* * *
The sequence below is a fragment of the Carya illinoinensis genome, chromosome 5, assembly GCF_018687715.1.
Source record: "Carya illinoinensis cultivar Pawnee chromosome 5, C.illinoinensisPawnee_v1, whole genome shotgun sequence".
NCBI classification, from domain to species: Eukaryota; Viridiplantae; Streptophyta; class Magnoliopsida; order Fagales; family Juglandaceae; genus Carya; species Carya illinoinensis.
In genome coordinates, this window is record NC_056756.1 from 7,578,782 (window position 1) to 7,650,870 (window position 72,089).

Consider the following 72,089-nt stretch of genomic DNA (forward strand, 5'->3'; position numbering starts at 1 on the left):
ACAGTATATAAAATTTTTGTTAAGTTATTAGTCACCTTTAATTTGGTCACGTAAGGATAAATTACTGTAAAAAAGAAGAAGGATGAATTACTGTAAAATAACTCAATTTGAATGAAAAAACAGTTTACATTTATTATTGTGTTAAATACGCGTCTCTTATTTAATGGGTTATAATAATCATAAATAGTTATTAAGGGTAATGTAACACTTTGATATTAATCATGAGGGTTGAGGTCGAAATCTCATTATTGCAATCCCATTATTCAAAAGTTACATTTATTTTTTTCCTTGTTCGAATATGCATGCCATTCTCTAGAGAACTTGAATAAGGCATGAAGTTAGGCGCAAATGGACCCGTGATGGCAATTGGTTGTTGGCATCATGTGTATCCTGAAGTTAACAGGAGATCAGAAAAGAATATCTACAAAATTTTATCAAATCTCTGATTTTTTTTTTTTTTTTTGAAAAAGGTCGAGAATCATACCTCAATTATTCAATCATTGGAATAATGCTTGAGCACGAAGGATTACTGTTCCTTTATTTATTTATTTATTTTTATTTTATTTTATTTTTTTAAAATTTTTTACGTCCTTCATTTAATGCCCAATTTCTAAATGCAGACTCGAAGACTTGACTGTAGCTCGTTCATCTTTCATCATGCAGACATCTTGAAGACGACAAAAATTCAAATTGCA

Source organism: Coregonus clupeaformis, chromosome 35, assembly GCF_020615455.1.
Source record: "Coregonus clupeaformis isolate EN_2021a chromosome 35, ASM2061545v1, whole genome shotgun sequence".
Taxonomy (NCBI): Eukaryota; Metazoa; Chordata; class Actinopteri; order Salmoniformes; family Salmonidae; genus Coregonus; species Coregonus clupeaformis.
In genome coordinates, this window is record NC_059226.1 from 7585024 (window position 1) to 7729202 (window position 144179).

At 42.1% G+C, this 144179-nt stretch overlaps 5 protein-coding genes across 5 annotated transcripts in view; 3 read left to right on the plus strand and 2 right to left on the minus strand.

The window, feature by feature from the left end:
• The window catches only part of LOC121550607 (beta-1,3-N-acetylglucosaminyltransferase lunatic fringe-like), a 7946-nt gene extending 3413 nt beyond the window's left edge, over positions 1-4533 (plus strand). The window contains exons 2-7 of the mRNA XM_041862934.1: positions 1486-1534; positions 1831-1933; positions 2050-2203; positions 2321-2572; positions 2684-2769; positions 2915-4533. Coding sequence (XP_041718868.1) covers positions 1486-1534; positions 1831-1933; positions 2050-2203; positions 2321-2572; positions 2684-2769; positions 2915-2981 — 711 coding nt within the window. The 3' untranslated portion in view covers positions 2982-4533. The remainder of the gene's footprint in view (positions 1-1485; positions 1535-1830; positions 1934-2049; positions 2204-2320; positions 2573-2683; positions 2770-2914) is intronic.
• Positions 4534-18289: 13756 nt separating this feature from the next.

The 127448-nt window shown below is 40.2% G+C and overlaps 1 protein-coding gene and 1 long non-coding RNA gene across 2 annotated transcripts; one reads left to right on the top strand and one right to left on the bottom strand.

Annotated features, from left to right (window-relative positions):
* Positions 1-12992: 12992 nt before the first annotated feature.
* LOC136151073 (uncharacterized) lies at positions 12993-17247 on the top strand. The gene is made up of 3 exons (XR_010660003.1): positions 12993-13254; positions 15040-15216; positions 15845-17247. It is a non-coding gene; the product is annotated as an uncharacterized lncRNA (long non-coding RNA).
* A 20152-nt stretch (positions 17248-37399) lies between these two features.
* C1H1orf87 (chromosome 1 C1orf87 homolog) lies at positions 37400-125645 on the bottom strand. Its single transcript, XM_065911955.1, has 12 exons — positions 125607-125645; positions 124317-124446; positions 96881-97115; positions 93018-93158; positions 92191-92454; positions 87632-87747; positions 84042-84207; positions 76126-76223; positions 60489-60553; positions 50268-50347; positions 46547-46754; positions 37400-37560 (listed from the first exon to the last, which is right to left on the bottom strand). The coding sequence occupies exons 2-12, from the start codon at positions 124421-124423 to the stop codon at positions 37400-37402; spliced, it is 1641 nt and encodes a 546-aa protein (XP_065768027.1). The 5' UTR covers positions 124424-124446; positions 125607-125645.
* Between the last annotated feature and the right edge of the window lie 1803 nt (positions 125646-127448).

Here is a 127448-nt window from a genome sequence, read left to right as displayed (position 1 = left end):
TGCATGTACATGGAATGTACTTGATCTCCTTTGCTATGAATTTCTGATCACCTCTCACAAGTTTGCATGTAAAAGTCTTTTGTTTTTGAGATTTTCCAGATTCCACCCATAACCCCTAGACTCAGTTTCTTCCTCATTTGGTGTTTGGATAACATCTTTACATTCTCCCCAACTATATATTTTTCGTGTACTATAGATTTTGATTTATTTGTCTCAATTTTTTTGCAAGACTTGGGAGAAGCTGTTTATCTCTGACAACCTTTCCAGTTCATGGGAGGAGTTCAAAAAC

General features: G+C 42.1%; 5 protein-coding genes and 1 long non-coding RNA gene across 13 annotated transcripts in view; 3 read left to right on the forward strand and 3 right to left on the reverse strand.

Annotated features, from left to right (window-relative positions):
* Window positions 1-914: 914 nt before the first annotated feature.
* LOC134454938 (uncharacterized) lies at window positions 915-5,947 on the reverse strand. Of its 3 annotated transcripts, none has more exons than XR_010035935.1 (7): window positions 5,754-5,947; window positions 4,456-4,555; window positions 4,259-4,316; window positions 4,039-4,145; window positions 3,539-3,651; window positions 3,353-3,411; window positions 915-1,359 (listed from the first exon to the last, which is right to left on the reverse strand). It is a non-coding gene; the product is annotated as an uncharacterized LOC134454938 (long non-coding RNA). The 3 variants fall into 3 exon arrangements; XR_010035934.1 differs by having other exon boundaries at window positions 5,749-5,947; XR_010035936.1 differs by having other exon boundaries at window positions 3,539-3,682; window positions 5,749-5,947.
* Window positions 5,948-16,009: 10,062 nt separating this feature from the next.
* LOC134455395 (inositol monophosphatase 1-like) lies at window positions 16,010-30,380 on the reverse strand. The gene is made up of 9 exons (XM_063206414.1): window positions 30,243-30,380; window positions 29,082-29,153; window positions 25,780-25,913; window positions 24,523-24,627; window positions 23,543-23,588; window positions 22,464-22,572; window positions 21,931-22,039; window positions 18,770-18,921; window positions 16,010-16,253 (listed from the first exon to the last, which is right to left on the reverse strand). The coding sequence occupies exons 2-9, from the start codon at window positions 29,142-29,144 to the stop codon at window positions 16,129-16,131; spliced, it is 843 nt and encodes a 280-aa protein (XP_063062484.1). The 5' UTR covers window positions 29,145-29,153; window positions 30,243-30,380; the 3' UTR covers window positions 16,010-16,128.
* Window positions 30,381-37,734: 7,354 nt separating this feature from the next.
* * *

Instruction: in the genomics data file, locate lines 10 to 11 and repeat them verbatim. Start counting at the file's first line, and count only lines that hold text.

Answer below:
In genome coordinates, this window is record NC_059226.1 from 7585024 (window position 1) to 7729202 (window position 144179).

At 42.1% G+C, this 144179-nt stretch overlaps 5 protein-coding genes across 5 annotated transcripts in view; 3 read left to right on the plus strand and 2 right to left on the minus strand.